The Country of the Pointed Firs (1896) is Sarah Orne Jewett's most popular book. In its elegantly constructed sketches, a worldly, anonymous writer spends the summer in a tiny Maine fishing village where she hopes to find peace and solitude. As she gains the acceptance and trust of her hosts, the community's power and complexity are slowly revealed. While its episodes portray the difficulty and loneliness of rural life, they also display its dignity and strength, particularly as expressed in the bonds between women: mothers, daughters, and friends. Written during a time of rapid change and national conflict, surprisingly modern in its treatment of character and its literary techniques, The Country of the Pointed Firs addresses the delicate and uncertain art of understanding others. This centennial edition contains a facsimile of the original text, thereby restoring the novel to Jewett's own version, which had been considerably altered in other published versions, plus four related stories. Further enhancing the importance of this volume is editor Sarah Way Sherman's introduction, which includes a sketch of Jewett's life and professional development, a commentary on textual accuracy, and a discussion of the book's themes and techniques as well as its historical context.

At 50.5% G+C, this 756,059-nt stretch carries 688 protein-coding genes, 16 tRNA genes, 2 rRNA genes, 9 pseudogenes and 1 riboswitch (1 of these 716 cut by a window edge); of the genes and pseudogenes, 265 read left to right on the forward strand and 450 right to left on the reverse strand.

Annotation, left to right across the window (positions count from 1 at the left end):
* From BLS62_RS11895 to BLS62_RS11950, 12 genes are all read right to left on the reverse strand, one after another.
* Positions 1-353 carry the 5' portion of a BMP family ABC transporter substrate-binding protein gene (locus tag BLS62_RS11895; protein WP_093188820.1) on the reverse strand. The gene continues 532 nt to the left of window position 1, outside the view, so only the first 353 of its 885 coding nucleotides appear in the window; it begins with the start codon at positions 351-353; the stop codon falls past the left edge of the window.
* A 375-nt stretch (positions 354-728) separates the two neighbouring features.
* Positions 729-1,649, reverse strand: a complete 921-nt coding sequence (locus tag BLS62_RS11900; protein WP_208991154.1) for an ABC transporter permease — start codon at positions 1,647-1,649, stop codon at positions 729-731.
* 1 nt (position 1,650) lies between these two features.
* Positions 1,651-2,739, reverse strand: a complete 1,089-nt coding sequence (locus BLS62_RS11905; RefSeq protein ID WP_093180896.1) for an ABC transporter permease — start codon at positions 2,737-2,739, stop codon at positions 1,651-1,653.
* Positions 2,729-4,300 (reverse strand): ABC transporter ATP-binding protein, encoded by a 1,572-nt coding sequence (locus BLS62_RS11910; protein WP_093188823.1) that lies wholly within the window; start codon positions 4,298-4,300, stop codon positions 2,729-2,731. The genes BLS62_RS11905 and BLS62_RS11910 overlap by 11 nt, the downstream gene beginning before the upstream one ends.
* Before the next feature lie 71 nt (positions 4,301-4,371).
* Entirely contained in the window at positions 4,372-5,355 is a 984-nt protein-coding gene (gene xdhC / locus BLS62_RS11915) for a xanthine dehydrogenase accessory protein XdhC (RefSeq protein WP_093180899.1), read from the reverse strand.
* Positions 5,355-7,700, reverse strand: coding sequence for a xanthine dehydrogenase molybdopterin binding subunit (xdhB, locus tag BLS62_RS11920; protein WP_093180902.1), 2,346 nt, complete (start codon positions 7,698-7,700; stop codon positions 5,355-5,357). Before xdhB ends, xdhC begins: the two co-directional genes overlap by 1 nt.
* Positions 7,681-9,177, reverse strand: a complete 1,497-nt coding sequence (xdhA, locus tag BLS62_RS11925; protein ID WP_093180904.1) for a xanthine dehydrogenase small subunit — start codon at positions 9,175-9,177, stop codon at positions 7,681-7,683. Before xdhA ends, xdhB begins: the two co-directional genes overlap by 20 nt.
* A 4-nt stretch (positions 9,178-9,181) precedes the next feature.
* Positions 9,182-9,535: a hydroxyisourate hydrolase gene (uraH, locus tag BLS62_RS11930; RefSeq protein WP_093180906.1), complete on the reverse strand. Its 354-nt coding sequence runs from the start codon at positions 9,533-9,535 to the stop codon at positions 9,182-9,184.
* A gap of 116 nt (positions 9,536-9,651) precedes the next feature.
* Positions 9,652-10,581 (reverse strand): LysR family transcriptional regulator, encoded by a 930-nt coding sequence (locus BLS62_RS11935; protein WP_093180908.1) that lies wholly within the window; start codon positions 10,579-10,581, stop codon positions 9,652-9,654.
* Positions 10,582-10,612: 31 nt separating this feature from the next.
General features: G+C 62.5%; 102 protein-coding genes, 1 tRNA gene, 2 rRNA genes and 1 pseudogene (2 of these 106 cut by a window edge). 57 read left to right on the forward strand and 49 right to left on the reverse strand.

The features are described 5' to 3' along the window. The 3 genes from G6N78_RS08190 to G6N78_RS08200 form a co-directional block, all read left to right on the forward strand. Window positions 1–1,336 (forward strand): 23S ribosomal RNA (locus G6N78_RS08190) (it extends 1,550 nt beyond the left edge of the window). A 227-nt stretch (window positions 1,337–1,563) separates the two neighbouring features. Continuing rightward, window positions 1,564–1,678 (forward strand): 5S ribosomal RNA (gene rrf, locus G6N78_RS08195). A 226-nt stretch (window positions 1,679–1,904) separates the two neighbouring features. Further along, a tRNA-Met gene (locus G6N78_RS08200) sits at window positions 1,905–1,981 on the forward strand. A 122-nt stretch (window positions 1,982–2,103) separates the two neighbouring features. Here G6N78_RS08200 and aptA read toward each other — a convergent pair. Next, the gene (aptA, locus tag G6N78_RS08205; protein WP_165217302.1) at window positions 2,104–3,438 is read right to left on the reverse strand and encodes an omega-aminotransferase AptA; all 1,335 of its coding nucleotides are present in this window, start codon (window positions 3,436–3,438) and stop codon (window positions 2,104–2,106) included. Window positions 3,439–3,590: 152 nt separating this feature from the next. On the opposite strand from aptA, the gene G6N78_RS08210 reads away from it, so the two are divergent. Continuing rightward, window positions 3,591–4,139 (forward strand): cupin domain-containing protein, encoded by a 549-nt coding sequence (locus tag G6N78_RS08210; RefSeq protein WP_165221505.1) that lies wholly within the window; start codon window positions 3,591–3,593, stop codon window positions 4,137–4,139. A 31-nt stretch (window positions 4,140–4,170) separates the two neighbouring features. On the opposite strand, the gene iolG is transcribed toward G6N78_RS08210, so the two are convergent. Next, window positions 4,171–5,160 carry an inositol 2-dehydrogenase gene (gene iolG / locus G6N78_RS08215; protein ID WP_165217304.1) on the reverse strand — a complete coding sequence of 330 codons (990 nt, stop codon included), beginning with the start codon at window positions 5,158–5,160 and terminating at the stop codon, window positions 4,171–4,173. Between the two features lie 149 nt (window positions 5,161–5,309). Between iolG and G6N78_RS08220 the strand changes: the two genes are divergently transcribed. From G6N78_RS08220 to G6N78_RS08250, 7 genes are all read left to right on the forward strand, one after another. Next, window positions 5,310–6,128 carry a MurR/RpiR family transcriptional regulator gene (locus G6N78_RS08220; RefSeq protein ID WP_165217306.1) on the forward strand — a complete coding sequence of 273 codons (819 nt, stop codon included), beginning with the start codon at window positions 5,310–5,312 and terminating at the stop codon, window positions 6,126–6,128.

About the author
Sarah Orne Jewett (1849 - 1909) was born and raised in South Berwick, Maine. Before publication of The Country of the Pointed Firs, she published the novels A Country Doctor (1884) and A Marsh Island (1885), and nine collections of short stories.
Sarah Way Sherman is Associate Professor of English at the University of New Hampshire and author of Sarah Orne Jewett, An American Persephone (UPNE, 1989) and numerous articles on 19th-century women writers.
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